CDW Poll: Enterprises Confident in Network Resilience Despite Disruptions

One quarter of respondents said they experienced a "significant network disruption" in the last year

Results of a new poll by CDW LLC, a multi-brand technology solutions source, reveal a dichotomy when it comes to network resilience. The report found that "82 percent felt confident that their IT resources could sustain disruptions and support operations effectively, [but] 97 percent admitted network disruptions had detrimental effects on their businesses in the last year."

CDW's Business Continuity Straw Poll surveyed 200 IT decision makers at midsize and large U.S. enterprises that had experienced "significant network disruptions" (those lasting at least four hours) since July 2009. The company wanted to know the businesses' reaction to the problems and what measures are being taken to improve their business continuity/disaster recovery (BC/DR) capabilities.

CDW's conservative estimate is U.S. enterprises lost about $1.7 billion in profits last year due to the disruptions.

“The survey confirms that while many businesses believe they are prepared for an unplanned network disruption, many are not -- and yet the three most common causes of IT outages are addressable,” said Norm Lillis, CDW vice president, system solutions.

The top cause of disruptions was power loss; one-third of businesses said it was the cause of their latest disruption. Hardware failures were cited as the cause of 29 percent of network outages, followed by facilities' loss of telecom services (21 percent).

“Through more preparation, testing, and improved network accessibility, businesses can improve BC/DR plans and have real confidence in business operations during unplanned disruptions,” Lillis said.

The survey pointed out that more attention needs to be paid to advanced preparation, along with better support for employees with network access. Although 53 percent of poll takers said employees could work from home when there's a foreseeable network disruption (such as the approach of bad weather), only one-third of businesses "activate standby communications and network systems to support increased remote access when warned of such an event." In fact, the report explains, although respondents said that an average of 44 percent of their workforce normally has work-from-home options, only 39 percent of them could take advantage of that option during their latest network outage.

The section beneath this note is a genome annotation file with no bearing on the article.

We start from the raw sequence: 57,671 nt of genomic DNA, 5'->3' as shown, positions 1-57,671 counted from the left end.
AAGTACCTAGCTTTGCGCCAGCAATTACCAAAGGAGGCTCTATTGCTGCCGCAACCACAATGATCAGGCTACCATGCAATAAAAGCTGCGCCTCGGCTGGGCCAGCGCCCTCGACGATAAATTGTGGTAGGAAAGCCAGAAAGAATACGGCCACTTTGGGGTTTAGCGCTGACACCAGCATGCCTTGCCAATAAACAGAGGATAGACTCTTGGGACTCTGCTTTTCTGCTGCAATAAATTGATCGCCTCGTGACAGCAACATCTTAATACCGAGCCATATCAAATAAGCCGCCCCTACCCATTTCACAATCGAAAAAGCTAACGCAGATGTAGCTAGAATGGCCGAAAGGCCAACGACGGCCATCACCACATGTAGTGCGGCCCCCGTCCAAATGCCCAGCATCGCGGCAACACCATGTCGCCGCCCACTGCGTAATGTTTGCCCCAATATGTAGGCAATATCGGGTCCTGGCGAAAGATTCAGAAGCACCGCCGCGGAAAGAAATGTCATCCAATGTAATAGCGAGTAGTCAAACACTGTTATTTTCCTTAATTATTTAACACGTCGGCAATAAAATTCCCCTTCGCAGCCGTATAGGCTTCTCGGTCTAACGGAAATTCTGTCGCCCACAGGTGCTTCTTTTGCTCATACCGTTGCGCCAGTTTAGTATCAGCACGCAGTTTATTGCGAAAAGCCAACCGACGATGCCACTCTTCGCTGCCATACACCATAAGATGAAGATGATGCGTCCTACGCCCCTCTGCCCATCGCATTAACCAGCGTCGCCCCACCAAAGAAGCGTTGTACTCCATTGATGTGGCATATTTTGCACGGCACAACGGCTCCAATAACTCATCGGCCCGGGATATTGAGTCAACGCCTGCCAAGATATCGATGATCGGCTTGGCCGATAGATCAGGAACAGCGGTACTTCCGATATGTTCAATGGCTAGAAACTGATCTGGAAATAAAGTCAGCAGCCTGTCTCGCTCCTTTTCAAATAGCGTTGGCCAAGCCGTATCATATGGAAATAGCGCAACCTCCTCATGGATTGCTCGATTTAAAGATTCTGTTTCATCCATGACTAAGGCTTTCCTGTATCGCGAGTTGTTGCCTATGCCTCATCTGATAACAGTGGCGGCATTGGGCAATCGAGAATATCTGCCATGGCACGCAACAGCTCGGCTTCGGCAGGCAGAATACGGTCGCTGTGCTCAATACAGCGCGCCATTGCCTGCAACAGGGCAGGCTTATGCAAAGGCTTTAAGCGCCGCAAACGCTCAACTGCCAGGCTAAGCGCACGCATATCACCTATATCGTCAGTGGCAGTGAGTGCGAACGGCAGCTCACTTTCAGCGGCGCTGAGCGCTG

Disruptions take their toll on an enterprise. Over half of businesses (57 percent) said they lost productivity; 34 percent lost communication with customers, and 30 percent said they had a complete business shutdown.

Half (51 percent) of respondents said they'd experienced "problems connecting to their IT network from other locations"; 50 percent had difficulty connecting from inside their own business. Nearly one-third (29 percent) said employees had difficulties communicating with each other using internal phone systems and/or e-mail during the outage, and 28 complained that their networks were "slower than expected and could not support the increased traffic from remote locations."

That doesn't mean all enterprises are just standing still. Just over a third (34 percent) say they are updating their BC/DR plans, improving network connectivity (30 percent) extending BC/DR coverage to handle disruptions of 72 or more hours (23 percent), or updating plans to be more proactive when faced with forecasted interruptions or threats (22 percent). Other businesses said they "are focusing closely on connectivity and mobility issues to ensure employees have access to data at all times and from all locations." One in five businesses, however, isn't planning an immediate change to their BC/DR plan.

The full straw poll report includes recommendations about improving enterprise BC/DR plans. It's available at no cost at www.cdw.com/BusinessContinuityReport; a short registration form must be completed for access.